Aspects such as the size of the septic tank, ventilation of the drainage installation and the existence of a grease trap will normally be covered. If anything covered by the report is lacking, the incoming owner has 12 months in which to put it right or, if the property is not sold after the Above left: Asbestos-cement pipes were often used for drainage above ground until asbestos was banned in France, in 1997; look out for pipes of this kind that are damaged Above right: A modern ‘mini station d’épuration’ is usually smaller than a septic tank, and more efficient
inspection has been carried out, the existing owner must carry out the necessary work within a period of three years.
It has to be said that these inspections and reports do not necessarily cover such aspects as the provision or quality of the drains leading up to the septic tank or indeed the quality or existence of inspection chambers.
Existing owners are sometimes reluctant to commission and pay for the drainage inspection and report until the last minute before the sale. I recall once standing in front of a very nice, large house and asking the owner to tell me where the septic tank was. He proudly stated that I was standing on it, and as I looked around all I could see was some exquisite block paving leading up to the garage. He had had the paving laid over the septic tank – to which there was no longer any means of access at all. I never did find out the result of the drainage inspection and the report that he had yet to commission.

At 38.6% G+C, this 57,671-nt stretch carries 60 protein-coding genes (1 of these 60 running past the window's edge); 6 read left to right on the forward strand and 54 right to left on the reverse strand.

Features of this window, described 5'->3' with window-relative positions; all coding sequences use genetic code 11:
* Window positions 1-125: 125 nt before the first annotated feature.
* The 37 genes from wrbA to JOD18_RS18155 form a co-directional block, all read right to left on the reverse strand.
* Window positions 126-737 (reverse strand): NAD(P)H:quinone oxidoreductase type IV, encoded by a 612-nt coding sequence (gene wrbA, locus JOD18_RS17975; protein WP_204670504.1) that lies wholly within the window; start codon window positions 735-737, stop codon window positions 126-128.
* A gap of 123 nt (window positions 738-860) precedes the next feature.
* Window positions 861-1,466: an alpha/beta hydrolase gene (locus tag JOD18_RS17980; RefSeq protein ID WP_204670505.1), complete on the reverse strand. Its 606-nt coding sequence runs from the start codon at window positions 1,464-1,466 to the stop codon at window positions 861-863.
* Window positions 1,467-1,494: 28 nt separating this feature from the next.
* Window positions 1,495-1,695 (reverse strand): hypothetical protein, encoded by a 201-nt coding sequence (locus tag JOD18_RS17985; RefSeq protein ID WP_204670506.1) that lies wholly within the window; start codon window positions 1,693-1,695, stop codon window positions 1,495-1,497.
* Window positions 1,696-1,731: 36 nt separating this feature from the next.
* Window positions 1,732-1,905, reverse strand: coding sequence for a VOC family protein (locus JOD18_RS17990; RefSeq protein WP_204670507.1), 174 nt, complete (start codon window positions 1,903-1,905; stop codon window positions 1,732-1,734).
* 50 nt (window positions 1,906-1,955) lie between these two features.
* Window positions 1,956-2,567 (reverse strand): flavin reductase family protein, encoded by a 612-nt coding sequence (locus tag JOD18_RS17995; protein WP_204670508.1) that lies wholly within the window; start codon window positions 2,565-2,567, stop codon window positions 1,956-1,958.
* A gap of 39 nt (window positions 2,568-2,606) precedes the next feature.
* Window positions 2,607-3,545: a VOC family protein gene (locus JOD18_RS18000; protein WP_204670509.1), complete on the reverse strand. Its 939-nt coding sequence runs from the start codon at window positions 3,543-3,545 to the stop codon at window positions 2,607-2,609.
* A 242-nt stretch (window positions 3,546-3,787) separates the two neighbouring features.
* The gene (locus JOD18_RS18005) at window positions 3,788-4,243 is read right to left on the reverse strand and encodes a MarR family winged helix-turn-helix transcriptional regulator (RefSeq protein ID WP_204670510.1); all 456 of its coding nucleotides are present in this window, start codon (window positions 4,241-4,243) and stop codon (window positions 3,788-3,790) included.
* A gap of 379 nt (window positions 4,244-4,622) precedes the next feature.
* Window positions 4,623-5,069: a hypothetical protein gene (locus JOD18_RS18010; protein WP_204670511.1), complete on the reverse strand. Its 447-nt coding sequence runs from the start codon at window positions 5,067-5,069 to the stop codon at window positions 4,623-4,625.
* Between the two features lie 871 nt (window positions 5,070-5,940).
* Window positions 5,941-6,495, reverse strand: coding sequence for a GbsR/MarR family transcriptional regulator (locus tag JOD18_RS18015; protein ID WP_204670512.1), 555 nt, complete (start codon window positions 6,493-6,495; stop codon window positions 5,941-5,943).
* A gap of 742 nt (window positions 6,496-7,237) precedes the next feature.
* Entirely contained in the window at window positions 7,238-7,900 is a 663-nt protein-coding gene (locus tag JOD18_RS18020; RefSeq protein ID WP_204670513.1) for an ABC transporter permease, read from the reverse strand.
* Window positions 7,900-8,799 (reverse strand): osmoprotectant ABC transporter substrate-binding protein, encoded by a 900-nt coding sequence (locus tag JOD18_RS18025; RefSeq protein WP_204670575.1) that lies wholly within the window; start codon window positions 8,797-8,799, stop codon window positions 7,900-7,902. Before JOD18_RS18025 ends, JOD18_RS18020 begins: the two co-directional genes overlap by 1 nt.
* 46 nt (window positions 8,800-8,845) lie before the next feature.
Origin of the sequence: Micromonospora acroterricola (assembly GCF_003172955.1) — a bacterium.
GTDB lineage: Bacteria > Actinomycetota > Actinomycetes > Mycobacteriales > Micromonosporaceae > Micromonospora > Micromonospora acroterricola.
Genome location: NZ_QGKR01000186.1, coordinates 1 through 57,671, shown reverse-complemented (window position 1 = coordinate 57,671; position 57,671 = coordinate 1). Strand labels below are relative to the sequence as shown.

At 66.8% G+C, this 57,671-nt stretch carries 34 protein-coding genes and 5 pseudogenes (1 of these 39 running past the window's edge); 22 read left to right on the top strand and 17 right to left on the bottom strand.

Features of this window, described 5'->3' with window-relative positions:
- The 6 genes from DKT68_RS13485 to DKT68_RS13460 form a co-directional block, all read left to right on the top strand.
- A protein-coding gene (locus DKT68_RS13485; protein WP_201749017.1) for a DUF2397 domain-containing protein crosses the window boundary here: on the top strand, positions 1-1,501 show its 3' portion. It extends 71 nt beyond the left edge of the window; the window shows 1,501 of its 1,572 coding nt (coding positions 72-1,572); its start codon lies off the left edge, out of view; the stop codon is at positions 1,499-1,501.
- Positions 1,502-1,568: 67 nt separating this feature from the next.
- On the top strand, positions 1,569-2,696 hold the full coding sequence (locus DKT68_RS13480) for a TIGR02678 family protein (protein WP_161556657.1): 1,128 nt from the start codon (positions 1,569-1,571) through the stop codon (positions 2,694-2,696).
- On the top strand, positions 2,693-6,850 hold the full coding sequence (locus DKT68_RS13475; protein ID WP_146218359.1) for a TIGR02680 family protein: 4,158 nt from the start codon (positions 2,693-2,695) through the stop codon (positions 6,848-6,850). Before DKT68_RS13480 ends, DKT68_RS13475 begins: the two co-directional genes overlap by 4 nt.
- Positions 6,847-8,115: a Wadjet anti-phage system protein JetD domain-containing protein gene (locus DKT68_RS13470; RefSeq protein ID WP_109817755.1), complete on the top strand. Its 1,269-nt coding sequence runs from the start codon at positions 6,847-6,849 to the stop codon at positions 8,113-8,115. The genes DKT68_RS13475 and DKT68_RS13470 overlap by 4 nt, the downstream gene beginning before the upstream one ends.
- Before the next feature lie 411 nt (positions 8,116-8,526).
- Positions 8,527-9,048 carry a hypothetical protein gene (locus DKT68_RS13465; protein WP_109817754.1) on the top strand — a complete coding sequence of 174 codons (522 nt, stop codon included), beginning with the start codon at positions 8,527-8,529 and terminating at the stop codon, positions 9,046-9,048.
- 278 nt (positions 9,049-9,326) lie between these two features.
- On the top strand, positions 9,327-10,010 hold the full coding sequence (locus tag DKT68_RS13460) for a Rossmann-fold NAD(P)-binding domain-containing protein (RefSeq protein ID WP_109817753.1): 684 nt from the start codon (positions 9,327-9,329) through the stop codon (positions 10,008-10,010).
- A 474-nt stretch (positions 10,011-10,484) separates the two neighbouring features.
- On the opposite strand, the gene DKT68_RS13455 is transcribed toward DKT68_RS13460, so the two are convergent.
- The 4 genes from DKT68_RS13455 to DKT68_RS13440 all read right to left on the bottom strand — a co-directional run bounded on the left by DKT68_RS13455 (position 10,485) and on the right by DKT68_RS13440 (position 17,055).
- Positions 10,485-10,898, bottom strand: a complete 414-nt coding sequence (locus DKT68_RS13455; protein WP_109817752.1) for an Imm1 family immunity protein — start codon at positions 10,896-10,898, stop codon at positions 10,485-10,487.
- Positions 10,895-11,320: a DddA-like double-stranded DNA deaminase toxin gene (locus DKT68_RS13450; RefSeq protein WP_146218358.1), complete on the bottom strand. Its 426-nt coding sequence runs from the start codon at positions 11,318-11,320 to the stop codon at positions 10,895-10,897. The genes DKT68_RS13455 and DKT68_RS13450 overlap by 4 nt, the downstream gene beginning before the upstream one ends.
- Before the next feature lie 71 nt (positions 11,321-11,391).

It all goes to show that unless you have carried out your own detailed investigation of the drains, there might well be merit in arranging for your own independent survey as part of the pre-purchase formalities. Drainage work can be expensive.
Ian reports on roofs
Ian Morris is a chartered building surveyor and an expert agréé par la Compagnie Nationale des Experts Immobiliers Tel: 0033 (0)4 67 89 43 46 french-surveys.com
If you are installing a new system a porosity test has to be carried out and this has to be done by an approved person, not any old Tom, Dick or Harpic
You might come across an old septic tank in a cellar; this one is too small to comply with contemporary requirements